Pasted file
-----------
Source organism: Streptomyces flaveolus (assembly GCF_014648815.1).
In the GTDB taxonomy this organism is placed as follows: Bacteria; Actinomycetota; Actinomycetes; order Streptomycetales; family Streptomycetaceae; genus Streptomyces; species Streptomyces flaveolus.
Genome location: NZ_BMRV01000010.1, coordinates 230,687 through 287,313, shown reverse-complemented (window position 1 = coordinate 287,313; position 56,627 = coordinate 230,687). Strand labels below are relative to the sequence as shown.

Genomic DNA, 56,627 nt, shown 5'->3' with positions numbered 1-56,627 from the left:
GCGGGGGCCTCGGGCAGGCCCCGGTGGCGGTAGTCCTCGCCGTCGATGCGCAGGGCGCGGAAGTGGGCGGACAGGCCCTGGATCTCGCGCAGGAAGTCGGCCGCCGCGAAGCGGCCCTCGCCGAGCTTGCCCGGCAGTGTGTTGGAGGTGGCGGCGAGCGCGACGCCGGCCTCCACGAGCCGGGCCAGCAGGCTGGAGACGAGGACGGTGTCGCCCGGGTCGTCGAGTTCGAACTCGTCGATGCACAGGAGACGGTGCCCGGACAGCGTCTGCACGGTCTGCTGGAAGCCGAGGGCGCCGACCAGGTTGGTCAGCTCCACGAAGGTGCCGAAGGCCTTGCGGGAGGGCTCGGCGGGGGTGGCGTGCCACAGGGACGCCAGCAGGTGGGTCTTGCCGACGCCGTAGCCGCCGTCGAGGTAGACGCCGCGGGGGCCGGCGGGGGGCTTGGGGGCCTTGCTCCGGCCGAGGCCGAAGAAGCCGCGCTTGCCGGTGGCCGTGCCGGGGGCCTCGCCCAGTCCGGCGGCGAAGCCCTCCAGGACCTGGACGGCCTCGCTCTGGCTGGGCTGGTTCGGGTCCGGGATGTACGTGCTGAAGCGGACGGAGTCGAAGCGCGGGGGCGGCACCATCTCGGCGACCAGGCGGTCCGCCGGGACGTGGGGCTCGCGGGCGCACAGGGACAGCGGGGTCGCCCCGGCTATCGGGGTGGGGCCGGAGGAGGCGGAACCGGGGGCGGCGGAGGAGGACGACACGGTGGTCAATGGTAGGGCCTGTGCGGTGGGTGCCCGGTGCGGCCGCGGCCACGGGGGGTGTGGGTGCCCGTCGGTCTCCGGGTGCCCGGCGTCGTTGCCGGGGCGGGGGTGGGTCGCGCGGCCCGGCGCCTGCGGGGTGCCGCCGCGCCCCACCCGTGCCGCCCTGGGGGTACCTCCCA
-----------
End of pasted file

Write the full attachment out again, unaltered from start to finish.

Source organism: Streptomyces flaveolus (assembly GCF_014648815.1).
In the GTDB taxonomy this organism is placed as follows: Bacteria; Actinomycetota; Actinomycetes; order Streptomycetales; family Streptomycetaceae; genus Streptomyces; species Streptomyces flaveolus.
Genome location: NZ_BMRV01000010.1, coordinates 230,687 through 287,313, shown reverse-complemented (window position 1 = coordinate 287,313; position 56,627 = coordinate 230,687). Strand labels below are relative to the sequence as shown.

Genomic DNA, 56,627 nt, shown 5'->3' with positions numbered 1-56,627 from the left:
GCGGGGGCCTCGGGCAGGCCCCGGTGGCGGTAGTCCTCGCCGTCGATGCGCAGGGCGCGGAAGTGGGCGGACAGGCCCTGGATCTCGCGCAGGAAGTCGGCCGCCGCGAAGCGGCCCTCGCCGAGCTTGCCCGGCAGTGTGTTGGAGGTGGCGGCGAGCGCGACGCCGGCCTCCACGAGCCGGGCCAGCAGGCTGGAGACGAGGACGGTGTCGCCCGGGTCGTCGAGTTCGAACTCGTCGATGCACAGGAGACGGTGCCCGGACAGCGTCTGCACGGTCTGCTGGAAGCCGAGGGCGCCGACCAGGTTGGTCAGCTCCACGAAGGTGCCGAAGGCCTTGCGGGAGGGCTCGGCGGGGGTGGCGTGCCACAGGGACGCCAGCAGGTGGGTCTTGCCGACGCCGTAGCCGCCGTCGAGGTAGACGCCGCGGGGGCCGGCGGGGGGCTTGGGGGCCTTGCTCCGGCCGAGGCCGAAGAAGCCGCGCTTGCCGGTGGCCGTGCCGGGGGCCTCGCCCAGTCCGGCGGCGAAGCCCTCCAGGACCTGGACGGCCTCGCTCTGGCTGGGCTGGTTCGGGTCCGGGATGTACGTGCTGAAGCGGACGGAGTCGAAGCGCGGGGGCGGCACCATCTCGGCGACCAGGCGGTCCGCCGGGACGTGGGGCTCGCGGGCGCACAGGGACAGCGGGGTCGCCCCGGCTATCGGGGTGGGGCCGGAGGAGGCGGAACCGGGGGCGGCGGAGGAGGACGACACGGTGGTCAATGGTAGGGCCTGTGCGGTGGGTGCCCGGTGCGGCCGCGGCCACGGGGGGTGTGGGTGCCCGTCGGTCTCCGGGTGCCCGGCGTCGTTGCCGGGGCGGGGGTGGGTCGCGCGGCCCGGCGCCTGCGGGGTGCCGCCGCGCCCCACCCGTGCCGCCCTGGGGGTACCTCCCA